15 15 Flagships for woodland conservation Actions to reverse the declines of these two high profile species will have flow- on benefits to a host of other threatened and declining woodland birds

16 16 Jacky Winter Insectivorous Ground and trunk foraging Favours slightly open areas

17 17 Brown Treecreeper Insectivorous Ground and trunk foraging Hollow breeder

18 18 Diamond Firetail Granivorous Ground foraging Dependant on healthy grassy woodlands

19 19 Speckled Warbler Insectivorous Ground foraging Often in mixed-species foraging flocks

20 20 Habitat in Victoria Box-ironbark forests and woodlands Lowland vegetation communities on fertile sites are preferred These sites have important drought refuge characteristics Trees at such sites flower more frequently and abundantly

21 21 Forage trees in Victoria Grey BoxEucalyptus microcarpa Early autumn flowering White BoxEucalyptus albens Mid-late winter flowering Yellow GumEucalyptus leucoxylon Mid-late winter flowering, abundant nectar, good lerp loads Red IronbarkEucalyptus tricarpa Mid-late winter flowering, abundant nectar but severely drought affected Red BoxEucalyptus polyanthemos Occasional lerp infestation Yellow BoxEucalyptus melliodora Late spring-early summer flowering, occasional lerp loads, good for insects River Red GumEucalyptus camaldulensis Reliably harbours insects and regular lerp loads Golden WattleAcacia pycnantha Racemes in winter important for swifties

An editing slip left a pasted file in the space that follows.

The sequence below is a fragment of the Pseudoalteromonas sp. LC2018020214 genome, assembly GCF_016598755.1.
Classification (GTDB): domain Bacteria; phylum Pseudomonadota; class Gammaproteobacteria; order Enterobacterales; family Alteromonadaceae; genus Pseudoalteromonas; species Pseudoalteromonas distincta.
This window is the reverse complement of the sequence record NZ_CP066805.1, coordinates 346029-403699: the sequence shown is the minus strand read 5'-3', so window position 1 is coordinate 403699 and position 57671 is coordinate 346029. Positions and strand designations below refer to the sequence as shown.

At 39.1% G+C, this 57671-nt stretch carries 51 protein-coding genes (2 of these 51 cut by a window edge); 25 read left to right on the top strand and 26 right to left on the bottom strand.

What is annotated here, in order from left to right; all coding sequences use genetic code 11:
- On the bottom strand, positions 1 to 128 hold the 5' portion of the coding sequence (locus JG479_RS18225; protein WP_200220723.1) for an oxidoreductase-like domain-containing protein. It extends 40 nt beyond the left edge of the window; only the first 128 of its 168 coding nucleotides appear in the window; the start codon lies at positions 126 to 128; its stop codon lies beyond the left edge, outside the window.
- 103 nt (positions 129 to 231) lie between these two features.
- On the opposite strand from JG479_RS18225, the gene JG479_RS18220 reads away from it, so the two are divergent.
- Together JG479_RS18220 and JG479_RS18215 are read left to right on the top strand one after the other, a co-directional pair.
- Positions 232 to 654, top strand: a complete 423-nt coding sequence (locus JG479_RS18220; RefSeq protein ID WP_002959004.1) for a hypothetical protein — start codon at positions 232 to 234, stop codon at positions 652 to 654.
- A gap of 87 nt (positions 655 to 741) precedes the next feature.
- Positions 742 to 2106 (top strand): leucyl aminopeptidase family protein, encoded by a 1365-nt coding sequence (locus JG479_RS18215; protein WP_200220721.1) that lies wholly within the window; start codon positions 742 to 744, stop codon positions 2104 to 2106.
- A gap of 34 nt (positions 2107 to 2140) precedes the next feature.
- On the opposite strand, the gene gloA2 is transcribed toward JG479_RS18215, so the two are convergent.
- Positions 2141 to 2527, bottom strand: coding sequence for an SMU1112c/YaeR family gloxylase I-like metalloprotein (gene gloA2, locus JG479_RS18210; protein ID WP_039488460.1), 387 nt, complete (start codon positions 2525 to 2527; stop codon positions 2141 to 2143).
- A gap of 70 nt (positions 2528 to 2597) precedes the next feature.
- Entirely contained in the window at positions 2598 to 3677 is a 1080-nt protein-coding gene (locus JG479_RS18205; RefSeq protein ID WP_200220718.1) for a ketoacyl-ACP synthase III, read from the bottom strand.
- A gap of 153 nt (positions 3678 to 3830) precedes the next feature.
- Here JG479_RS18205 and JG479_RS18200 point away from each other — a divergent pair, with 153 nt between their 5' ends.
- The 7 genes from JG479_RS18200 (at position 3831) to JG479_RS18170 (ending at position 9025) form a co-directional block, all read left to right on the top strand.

22 22 Identifying the Swift Parrot

23 23 Identifying the Swift Parrot Plumage differences include: - Red under wings and tail Purple-crowned Lorikeet LittleLorikeet Rainbow Lorikeet Musk Lorikeet Scaly-breasted Lorikeet

24 24 Identifying the Swift Parrot Similar species and calls Little Lorikeet Musk Lorikeet Purple-crowned Lorikeet Swift Parrot

25 25 Identifying the Regent Honeyeater

26 26 Identifying the Regent Honeyeater Other yellow-winged honeyeaters: New Holland HE smaller and have white on face Painted HE white underparts and pink bill White-fronted and Crescent very rare Note that field guides incorrectly illustrate a pink or red face

27 27 Identifying the Regent Honeyeater Similar species and calls Regent Honeyeater New Holland Honeyeater Painted Honeyeater

28 28 The winter surveys were set up to track these highly mobile creatures They have been successful in telling us a great deal There is still much to be learned by continuing them Swiftie and Regent surveys

29 29 A good way to cover lots of ground is to drive through suitable habitat listening for bird activity Upon finding a good patch, stop and survey/wander the area looking and listening for the target species Swiftie and Regent surveys

30 30 20 min x 2 Ha transect 500m area search - these are often the best methods for locating threatened and cryptic species, like Swifties and Regents Woodland Bird Surveys

31 31 Traditional survey dates: 3rd week of May (this year, May) 1st week of August (this year, 1-2 August) Swiftie and Regent surveys However, we also seek opportunistic information outside these periods necessary

32 32 The survey sheet

33 33 The survey sheet

34 34 Ray Thomas Phone: (03) Fax: (03) Web: 8-9 August August 5-6 September September Other activities to assist Swifties and Regents Lurg revegetation project

35 35 Contact: Chris Tzaros & Dean Ingwersen Woodland Bird Conservation Project (03) For more information, visit: